Rumors suggest that the next Apple Watch will be a standalone device. This would certainly broaden its appeal; if there were an Android app that could manage it, of course. But users would need a specific data contract for the watch, something that will be a deal-breaker for a lot of users, unless Apple can get carriers to offer very cheap contracts for the Apple Watch, given that it doesn’t use a lot of data.

I think the real problem is that there is no “killer app” for the Apple Watch. There may never be; it may simply be an add-on device that you use for the kinds of reasons I still use mine. And that’s fine; that doesn’t mean that the Apple Watch is a failure, but not every new Apple product can reproduce the success of the iPod and iPhone.

Oh, and that expensive Apple Watch Edition? Don’t expect to see an upgrade.

4 thoughts on “The Apple Watch: One Year In

  1. I think that Apple is leaving a lot on the table by not fleshing out Homekit – and making both the watch and the phone devices that can control all your homekit devices.

  2. Liam, I agree on HomeKit. That’s been about as impactful as CarPlay so far. I would like to see Apple do better. It’s disappointing that, for the most part, any major initiative they launch that requires cooperation with other companies doesn’t seem to bear much fruit. Perhaps other companies are wary of getting in bed with an 800-lb gorilla. But Apple doesn’t seem to play well with others, even if/when it needs to to make its vision a reality.

    Of course, that’s not the main problem with the Apple Watch. The main problem, in my view, is how slow it is. My Apple Watch has the ability to control my Wink hub, and I could use it to turn off my lights when I go to bed. But I use Amazon Echo instead, because the response is almost instant, whereas the Watch takes a good 20-30 seconds to spin up the Wink app. That’s an eternity in today’s tech terms. You could blame Wink, I suppose, but all third-party apps seem to be that slow to load, and native apps aren’t much better. Besides, the Wink works very fast with the Echo.

    The watch could be really valuable to me in this and so many other instances, because pulling out the phone and opening the Wink app or navigating to the Today screen for shortcuts is also much more time-consuming than just using the Echo. The watch would be much more convenient and much more essential if it were fast enough to make it a true improvement over taking your phone out of your pocket for things like this.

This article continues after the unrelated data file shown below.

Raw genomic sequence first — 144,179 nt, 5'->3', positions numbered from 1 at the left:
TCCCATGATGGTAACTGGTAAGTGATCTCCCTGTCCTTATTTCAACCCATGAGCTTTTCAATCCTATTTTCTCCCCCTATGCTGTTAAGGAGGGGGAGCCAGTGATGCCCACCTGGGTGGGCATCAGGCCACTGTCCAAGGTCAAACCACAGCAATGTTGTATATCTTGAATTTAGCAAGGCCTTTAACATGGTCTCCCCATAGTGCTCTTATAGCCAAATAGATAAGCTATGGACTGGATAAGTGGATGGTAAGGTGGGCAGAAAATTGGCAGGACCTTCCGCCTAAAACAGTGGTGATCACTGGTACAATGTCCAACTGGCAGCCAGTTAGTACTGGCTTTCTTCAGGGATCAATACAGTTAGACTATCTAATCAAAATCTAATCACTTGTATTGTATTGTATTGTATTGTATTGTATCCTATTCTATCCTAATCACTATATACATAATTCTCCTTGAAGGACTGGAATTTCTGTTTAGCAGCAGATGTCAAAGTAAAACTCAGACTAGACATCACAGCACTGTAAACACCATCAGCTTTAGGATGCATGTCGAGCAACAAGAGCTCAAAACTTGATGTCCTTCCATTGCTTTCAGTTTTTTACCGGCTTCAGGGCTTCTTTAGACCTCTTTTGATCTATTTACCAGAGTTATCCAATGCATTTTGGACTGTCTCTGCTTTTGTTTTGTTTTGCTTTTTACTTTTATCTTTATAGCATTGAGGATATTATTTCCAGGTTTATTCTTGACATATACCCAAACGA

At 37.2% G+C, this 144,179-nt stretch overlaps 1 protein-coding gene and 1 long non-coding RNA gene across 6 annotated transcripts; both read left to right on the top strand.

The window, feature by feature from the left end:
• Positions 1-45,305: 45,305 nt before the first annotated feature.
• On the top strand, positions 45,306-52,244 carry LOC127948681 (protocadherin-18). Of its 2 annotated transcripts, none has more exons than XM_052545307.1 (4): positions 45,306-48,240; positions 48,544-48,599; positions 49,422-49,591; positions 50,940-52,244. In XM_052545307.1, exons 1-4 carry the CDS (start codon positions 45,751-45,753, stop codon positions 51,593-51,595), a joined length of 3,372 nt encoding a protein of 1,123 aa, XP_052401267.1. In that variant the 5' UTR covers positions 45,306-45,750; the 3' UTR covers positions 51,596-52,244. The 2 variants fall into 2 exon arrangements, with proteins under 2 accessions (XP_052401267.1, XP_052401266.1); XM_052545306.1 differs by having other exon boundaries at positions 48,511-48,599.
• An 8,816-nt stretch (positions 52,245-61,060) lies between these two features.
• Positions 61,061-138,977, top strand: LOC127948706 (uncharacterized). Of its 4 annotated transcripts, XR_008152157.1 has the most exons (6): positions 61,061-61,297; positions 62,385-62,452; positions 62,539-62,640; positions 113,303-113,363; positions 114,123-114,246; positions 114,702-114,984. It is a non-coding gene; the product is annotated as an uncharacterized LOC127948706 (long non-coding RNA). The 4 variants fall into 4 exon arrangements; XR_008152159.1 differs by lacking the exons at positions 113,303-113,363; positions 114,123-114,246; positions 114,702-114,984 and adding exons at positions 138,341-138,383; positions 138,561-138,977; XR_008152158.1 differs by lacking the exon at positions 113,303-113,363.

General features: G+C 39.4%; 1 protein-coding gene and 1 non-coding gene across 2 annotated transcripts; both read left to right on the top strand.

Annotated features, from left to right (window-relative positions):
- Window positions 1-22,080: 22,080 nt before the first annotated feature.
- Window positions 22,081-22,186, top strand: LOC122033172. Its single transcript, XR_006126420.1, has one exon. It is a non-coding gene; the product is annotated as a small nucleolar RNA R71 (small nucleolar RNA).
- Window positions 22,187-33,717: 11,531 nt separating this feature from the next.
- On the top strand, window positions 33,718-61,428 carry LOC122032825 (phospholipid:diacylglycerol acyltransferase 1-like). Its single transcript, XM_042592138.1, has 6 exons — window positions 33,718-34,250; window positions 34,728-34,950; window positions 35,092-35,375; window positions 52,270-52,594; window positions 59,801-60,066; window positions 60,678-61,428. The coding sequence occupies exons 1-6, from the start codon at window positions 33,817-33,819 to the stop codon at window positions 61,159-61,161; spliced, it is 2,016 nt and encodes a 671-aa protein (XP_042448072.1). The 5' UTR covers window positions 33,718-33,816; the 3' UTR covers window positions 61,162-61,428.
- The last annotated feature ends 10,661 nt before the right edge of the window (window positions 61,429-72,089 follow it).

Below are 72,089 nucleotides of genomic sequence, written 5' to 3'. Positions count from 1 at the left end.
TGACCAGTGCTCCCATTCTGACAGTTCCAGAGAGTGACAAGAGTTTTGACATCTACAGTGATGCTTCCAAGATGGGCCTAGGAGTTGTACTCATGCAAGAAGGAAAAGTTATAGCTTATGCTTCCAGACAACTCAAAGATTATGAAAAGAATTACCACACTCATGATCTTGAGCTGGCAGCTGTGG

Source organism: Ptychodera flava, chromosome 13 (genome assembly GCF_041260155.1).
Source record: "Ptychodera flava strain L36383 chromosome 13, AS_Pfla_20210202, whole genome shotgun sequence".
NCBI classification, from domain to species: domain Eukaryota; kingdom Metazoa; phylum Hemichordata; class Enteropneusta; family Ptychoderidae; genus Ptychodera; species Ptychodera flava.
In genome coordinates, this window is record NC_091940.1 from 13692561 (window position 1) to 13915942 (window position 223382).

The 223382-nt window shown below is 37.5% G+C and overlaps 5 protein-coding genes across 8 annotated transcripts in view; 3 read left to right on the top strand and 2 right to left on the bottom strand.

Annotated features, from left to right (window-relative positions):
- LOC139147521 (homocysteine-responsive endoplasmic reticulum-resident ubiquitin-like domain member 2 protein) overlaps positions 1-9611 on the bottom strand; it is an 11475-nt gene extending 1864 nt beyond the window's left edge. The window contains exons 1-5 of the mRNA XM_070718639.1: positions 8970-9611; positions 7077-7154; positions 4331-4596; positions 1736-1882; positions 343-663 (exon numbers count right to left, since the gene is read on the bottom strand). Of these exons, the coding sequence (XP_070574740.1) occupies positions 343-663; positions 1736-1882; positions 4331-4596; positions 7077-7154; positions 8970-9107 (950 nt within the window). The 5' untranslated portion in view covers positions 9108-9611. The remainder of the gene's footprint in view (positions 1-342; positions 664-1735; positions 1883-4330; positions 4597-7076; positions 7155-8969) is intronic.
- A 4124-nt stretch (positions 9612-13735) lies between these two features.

That said, I still wear mine every day and like what it offers. It’s just too darn slow.

  3. I doubt there is such a thing as a killer app. What is the killer app for the iPhone?

    As I look at what other watch users say, I am struck by the diversity of usage and that there is no one thing that everyone values save maybe notifications.

    I think a lot of the watch’s problems can be traced back to battery life, and the compromises made in the service of it.

    Slowing down the processor at the wrong times, no always on time display, I’m sure there’s a lot more.

    Sometimes I tell people that its great, when it works! It has such great promise that it’s doubly frustrating when it doesn’t.

    From that one in four Siri dictation that fails miserably, to getting the contacts menu when I double click the side button instead of Apple Pay.

    I agree about the slowness. With interactions being so brief, any slowness is even more irritating.

    The NFC possibilities are fantastic, if other companies would run with it. Why should I be carrying my Prius key, when the watch can do that. Why doesn’t my house “know” me like my car does? What about my Mac and online accounts? The watch can authenticate all that in a convenient way that phones can not.

    The health monitoring features are also a big potential plus.

    If all this stuff was working, I think the watch would go from nice to need.